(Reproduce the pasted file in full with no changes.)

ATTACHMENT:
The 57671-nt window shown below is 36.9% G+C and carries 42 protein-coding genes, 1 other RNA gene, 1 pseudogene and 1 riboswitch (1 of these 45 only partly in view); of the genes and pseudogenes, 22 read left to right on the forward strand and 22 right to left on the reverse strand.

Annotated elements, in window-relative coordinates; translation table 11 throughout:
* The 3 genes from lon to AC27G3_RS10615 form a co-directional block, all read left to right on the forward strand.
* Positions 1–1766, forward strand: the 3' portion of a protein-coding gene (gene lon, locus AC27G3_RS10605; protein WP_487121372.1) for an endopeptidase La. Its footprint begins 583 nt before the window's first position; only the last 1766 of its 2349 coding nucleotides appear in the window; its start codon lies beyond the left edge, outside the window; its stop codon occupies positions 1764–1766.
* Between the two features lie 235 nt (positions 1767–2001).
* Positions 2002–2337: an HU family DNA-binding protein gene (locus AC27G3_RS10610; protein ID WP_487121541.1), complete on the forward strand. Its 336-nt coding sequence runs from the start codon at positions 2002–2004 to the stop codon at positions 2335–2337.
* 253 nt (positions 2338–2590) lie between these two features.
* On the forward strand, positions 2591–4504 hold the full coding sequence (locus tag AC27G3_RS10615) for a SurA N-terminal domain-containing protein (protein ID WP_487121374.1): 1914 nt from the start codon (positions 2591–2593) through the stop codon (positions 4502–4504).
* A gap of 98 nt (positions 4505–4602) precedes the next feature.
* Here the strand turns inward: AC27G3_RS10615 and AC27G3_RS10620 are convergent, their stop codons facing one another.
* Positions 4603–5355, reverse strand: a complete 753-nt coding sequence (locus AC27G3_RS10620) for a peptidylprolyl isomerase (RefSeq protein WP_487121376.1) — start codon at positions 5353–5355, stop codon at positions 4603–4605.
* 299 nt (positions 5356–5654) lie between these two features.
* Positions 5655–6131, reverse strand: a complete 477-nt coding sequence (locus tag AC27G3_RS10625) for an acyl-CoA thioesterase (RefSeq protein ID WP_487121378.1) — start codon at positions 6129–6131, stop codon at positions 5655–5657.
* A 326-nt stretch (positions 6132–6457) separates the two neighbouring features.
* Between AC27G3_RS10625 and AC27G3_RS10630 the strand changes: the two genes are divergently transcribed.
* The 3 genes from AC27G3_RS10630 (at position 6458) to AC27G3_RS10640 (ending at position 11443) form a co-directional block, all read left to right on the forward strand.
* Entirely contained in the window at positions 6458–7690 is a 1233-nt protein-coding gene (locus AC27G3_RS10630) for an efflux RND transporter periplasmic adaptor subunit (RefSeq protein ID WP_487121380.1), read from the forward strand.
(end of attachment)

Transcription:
The 57671-nt window shown below is 36.9% G+C and carries 42 protein-coding genes, 1 other RNA gene, 1 pseudogene and 1 riboswitch (1 of these 45 only partly in view); of the genes and pseudogenes, 22 read left to right on the forward strand and 22 right to left on the reverse strand.

Annotated elements, in window-relative coordinates; translation table 11 throughout:
* The 3 genes from lon to AC27G3_RS10615 form a co-directional block, all read left to right on the forward strand.
* Positions 1–1766, forward strand: the 3' portion of a protein-coding gene (gene lon, locus AC27G3_RS10605; protein WP_487121372.1) for an endopeptidase La. Its footprint begins 583 nt before the window's first position; only the last 1766 of its 2349 coding nucleotides appear in the window; its start codon lies beyond the left edge, outside the window; its stop codon occupies positions 1764–1766.
* Between the two features lie 235 nt (positions 1767–2001).
* Positions 2002–2337: an HU family DNA-binding protein gene (locus AC27G3_RS10610; protein ID WP_487121541.1), complete on the forward strand. Its 336-nt coding sequence runs from the start codon at positions 2002–2004 to the stop codon at positions 2335–2337.
* 253 nt (positions 2338–2590) lie between these two features.
* On the forward strand, positions 2591–4504 hold the full coding sequence (locus tag AC27G3_RS10615) for a SurA N-terminal domain-containing protein (protein ID WP_487121374.1): 1914 nt from the start codon (positions 2591–2593) through the stop codon (positions 4502–4504).
* A gap of 98 nt (positions 4505–4602) precedes the next feature.
* Here the strand turns inward: AC27G3_RS10615 and AC27G3_RS10620 are convergent, their stop codons facing one another.
* Positions 4603–5355, reverse strand: a complete 753-nt coding sequence (locus AC27G3_RS10620) for a peptidylprolyl isomerase (RefSeq protein WP_487121376.1) — start codon at positions 5353–5355, stop codon at positions 4603–4605.
* 299 nt (positions 5356–5654) lie between these two features.
* Positions 5655–6131, reverse strand: a complete 477-nt coding sequence (locus tag AC27G3_RS10625) for an acyl-CoA thioesterase (RefSeq protein ID WP_487121378.1) — start codon at positions 6129–6131, stop codon at positions 5655–5657.
* A 326-nt stretch (positions 6132–6457) separates the two neighbouring features.
* Between AC27G3_RS10625 and AC27G3_RS10630 the strand changes: the two genes are divergently transcribed.
* The 3 genes from AC27G3_RS10630 (at position 6458) to AC27G3_RS10640 (ending at position 11443) form a co-directional block, all read left to right on the forward strand.
* Entirely contained in the window at positions 6458–7690 is a 1233-nt protein-coding gene (locus AC27G3_RS10630) for an efflux RND transporter periplasmic adaptor subunit (RefSeq protein ID WP_487121380.1), read from the forward strand.